When I wimped out on Ag college, and attempted to go to university (made it one semester), I found myself holding a prestigious position in the dish pit at Brewbakers restaurant in Fredericton, New Brunswick.  As is customary, you got a meal with your shift, and while it did not include the lobster or prime rib, you could get any pasta you wanted.  They had this dish called Maple Curry Chicken and I ate it almost every day – it was really really good, and I’d never had anything like it.  It was a very maple-y, rich, flavourful penne dish and I even learned to make it when I graduated from Hobart duty.  Then I moved away and I never thought about it again.

Fast forward twenty years and I got a hankering for that Maple Chicken Curry.  I’d forgotten how it was made so I searched it online thinking it might be a “thing”.  Well, it turns out the only place it is a “thing” was in Fredericton, where not only is Brewbakers still open, but they are still serving this dish.   Some local blogger had recently fallen in love with it, and somehow successfully managed to perfectly reverse engineer it in her kitchen at home.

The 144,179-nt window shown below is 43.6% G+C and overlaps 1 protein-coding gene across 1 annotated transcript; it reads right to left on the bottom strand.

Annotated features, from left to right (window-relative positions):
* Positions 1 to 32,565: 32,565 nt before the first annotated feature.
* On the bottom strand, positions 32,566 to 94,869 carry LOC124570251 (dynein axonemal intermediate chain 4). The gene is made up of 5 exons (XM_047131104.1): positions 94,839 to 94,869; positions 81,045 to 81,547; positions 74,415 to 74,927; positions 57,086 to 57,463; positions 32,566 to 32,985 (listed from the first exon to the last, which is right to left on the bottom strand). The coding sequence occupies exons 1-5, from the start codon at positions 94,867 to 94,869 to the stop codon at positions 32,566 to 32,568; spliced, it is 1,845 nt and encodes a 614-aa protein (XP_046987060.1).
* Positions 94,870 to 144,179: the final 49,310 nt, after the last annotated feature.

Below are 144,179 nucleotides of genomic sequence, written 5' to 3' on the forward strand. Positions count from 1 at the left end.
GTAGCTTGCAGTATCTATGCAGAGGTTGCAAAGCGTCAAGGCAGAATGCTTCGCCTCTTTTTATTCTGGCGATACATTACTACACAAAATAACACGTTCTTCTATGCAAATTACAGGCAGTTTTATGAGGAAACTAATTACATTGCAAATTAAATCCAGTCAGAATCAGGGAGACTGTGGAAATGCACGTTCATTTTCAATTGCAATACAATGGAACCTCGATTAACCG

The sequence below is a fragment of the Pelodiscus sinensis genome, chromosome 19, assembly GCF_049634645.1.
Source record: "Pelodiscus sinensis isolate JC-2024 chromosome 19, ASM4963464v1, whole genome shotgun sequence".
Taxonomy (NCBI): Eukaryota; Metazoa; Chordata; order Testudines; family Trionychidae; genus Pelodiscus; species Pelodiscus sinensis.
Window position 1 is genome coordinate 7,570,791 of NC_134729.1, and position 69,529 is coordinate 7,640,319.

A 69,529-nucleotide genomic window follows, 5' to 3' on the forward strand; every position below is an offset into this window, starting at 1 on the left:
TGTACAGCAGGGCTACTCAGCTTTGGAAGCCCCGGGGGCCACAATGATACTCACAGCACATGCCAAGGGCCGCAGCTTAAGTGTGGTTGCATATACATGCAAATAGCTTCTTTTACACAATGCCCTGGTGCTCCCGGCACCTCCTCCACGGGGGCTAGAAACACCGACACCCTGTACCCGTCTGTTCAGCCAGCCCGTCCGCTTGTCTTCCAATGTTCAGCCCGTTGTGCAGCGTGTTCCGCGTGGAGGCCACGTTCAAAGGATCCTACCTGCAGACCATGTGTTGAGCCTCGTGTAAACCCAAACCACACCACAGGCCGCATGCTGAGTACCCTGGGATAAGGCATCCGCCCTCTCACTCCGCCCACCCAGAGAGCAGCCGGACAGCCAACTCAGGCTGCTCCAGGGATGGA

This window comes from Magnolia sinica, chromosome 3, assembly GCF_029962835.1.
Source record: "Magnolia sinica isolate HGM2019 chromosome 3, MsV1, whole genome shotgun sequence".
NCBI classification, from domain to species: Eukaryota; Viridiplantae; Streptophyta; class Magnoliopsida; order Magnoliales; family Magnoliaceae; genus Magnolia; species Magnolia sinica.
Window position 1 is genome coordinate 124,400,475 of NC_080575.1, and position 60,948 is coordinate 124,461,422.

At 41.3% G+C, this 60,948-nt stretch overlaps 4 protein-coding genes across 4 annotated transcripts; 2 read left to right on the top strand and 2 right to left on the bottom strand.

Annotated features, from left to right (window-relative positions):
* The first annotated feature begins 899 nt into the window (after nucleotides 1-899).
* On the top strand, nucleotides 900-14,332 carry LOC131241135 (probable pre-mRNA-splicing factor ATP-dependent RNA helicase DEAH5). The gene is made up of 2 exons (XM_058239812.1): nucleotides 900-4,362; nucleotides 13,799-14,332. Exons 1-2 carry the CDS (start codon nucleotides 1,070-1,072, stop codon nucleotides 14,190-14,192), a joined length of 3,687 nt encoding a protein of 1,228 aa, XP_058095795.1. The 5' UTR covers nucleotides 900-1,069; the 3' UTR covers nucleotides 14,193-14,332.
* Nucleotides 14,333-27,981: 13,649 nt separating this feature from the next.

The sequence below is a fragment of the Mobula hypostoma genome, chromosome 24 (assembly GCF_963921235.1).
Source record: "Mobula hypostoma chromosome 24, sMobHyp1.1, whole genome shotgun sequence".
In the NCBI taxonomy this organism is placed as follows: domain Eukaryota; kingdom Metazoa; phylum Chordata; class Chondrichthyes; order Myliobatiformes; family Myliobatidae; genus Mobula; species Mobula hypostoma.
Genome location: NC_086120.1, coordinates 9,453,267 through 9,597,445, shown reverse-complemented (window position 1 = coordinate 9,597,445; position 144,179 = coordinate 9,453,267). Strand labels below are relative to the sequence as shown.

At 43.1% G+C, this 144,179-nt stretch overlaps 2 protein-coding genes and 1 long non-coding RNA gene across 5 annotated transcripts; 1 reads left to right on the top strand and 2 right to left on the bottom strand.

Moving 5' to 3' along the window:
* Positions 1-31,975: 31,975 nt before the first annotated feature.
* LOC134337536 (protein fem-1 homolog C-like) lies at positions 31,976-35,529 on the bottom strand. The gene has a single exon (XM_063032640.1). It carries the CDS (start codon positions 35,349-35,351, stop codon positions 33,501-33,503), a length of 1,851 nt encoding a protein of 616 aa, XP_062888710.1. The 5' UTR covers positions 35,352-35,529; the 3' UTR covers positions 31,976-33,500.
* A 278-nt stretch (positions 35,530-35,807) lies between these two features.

And I mean perfect because she absolutely nailed it – it was like a time machine (except I didn’t lose fifty pounds, have a fuzzy moustache or grow my hair back).  It’s a really great recipe, and when I went back for a refresher the other night, I saw that the recipe has gained some company online, with larger cooking sites like AllRecipes having versions of it (all posted since Lauren published her version).

Prior to this winter of domesticity, I have always been a “no recipes” cook: just using what was on hand, and with whatever techniques I’d picked up over the years from friends and acquaintances.  My mother-in-law thinks I’m an amazing cook (I’m not), but when she asks me in awe where I learned to do that, invariably it is something some hippie showed me while cooking over a Coleman or a woodstove in some sort of yurt or cabin.  And so, in my ongoing efforts to Not Be A Weirdo, I finally submitted myself to the discipline of recipes.

It had always perplexed me why, after having the printing press around for almost 600 years, why did anyone still need to write more cookbooks?  Why does anyone continue to “develop recipes”?  Is this not terribly redundant?  Have we not figured this stuff out?  How much more of this could we possibly need???